Tuesday, July 7, 2009

creating systems for worship teams

For any organization to maximize its potential, GREAT systems have to be in place. You can have poor systems and still reach your potential, but your potential will just not be very potent.

One of the most important areas of church world is the worship team. If a church wants to maximize the potential of their worship environment, then it obviously makes sense that a GREAT system would have to be in place. The problem is this: the system builder types are typically not on the worship team. Usually the worship team consists of extremely abstract/creative people and people who simply want to help setup and tear down stuff. Both are vital to the team, but neither are especially gifted at building systems.

The temptation is to just let the worship environment take care of itself, because after all, creative ideas are probably flourishing already. However, creative ideas are not a system. If your goal is to maximize potential, you need a great system; which means you need a system builder. You need someone who can sit down and figure out how to get every part of the worship team on the same page; someone who can build a framework in which the creative ideas can be executed. Every second of the worship time needs to have been thought through with an ultimate purpose in mind.

The reality is that most worship leader positions are filled based on musicianship and vocal ability, not on LEADING ability. There are multiple types of leading that must be done in order to truly LEAD worship, and I would argue that the majority of it takes place behind the scenes on Monday and Tuesday, not on stage Sunday. So, if you are going to really take your church somewhere in terms of worship, you need a system in place. What that ultimately means is that you need a leader in your worship area... in addition to an artist.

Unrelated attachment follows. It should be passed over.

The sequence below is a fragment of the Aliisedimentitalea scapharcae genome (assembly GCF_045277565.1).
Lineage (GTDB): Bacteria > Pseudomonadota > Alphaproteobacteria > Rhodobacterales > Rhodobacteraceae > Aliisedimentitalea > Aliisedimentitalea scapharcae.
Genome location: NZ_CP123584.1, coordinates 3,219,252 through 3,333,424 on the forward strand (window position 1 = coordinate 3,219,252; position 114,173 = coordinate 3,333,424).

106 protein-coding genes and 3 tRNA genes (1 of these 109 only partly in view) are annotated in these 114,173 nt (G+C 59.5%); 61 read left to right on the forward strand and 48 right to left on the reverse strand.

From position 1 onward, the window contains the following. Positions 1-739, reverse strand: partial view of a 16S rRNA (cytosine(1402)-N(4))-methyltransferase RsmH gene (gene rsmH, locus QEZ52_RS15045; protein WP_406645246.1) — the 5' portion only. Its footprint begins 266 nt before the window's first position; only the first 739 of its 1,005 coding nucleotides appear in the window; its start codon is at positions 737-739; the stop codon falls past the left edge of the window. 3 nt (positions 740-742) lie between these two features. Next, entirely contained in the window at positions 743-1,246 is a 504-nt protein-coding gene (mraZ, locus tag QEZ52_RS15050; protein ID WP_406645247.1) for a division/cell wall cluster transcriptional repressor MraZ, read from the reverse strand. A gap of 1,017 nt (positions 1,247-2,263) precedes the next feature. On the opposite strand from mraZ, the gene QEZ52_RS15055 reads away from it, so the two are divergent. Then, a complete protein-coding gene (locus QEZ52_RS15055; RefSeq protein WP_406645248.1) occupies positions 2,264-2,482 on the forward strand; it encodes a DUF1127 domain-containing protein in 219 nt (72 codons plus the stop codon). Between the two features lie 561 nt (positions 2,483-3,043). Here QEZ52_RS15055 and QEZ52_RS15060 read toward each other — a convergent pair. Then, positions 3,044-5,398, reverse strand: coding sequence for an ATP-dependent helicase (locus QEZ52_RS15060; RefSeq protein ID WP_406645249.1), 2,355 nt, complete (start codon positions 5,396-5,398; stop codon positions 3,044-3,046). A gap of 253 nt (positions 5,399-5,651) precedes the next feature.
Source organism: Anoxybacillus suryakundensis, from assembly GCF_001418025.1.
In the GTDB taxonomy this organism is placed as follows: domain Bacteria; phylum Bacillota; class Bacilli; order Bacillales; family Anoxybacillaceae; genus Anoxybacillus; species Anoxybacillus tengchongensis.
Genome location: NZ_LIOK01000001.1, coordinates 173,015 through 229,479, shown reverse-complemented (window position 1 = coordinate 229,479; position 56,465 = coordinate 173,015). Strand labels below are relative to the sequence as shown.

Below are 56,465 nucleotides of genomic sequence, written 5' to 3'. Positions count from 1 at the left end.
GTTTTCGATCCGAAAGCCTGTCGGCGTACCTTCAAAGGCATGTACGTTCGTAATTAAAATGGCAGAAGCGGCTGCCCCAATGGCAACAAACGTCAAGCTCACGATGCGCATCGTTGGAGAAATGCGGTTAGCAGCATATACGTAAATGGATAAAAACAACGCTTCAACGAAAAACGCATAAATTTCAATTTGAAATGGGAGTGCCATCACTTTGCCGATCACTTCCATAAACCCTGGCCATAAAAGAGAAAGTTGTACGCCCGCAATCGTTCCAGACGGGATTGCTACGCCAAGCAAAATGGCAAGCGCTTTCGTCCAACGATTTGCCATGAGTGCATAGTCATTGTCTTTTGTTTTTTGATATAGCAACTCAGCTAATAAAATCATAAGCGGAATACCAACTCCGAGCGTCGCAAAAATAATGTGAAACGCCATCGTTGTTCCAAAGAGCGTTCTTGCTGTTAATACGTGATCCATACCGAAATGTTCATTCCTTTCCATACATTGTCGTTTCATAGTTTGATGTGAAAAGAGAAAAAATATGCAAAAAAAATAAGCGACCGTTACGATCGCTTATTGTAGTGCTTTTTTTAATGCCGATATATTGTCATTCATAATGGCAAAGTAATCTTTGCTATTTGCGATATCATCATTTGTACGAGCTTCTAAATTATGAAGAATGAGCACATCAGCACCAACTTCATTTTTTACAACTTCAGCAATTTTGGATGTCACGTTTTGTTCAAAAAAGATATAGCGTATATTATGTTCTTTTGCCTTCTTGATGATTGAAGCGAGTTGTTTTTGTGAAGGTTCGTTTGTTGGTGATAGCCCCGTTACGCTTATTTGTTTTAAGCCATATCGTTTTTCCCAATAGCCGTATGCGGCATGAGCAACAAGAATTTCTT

Systems can be hard to build for a group of abstract/unstructured people, but ultimately there needs to be a great one to maximize your potential. You need structure to succeed, which also means you need a structured person on the team.

6 comments:

  1. Ok, so this probably fits more to my leadership style than being abstract etc... but I have a question.

    Does Structure really help people in their Relationship with God. Spontaneous worship is one of the most beautiful things, and you cannot structure that.

    Let me know what you think.

    You're awesome. God Bless

    Nathan

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  2. I would be interested in hearing Nate's view of the structure v. spontaneity question. But I believe that the Holy Spirit can be in the planning as well as the spontaneity. Our God is a god of order, not of chaos. Is there room for the Spirit to move? Yes! Is there more room if we have done our part to carefully plan the details so that a missing microphone, dead batteries, latecomers and wrong words on the Powerpoint don't have to be dealt with? Absolutely. Try worshiping with a song that you "own" and then try worshiping with one you've never rehearsed. It's exciting to think that there is a higher purpose to careful planning than just looking good. It is elimination of horizontal distraction so our focus can be vertical! Great post, Nate and great question, Nath!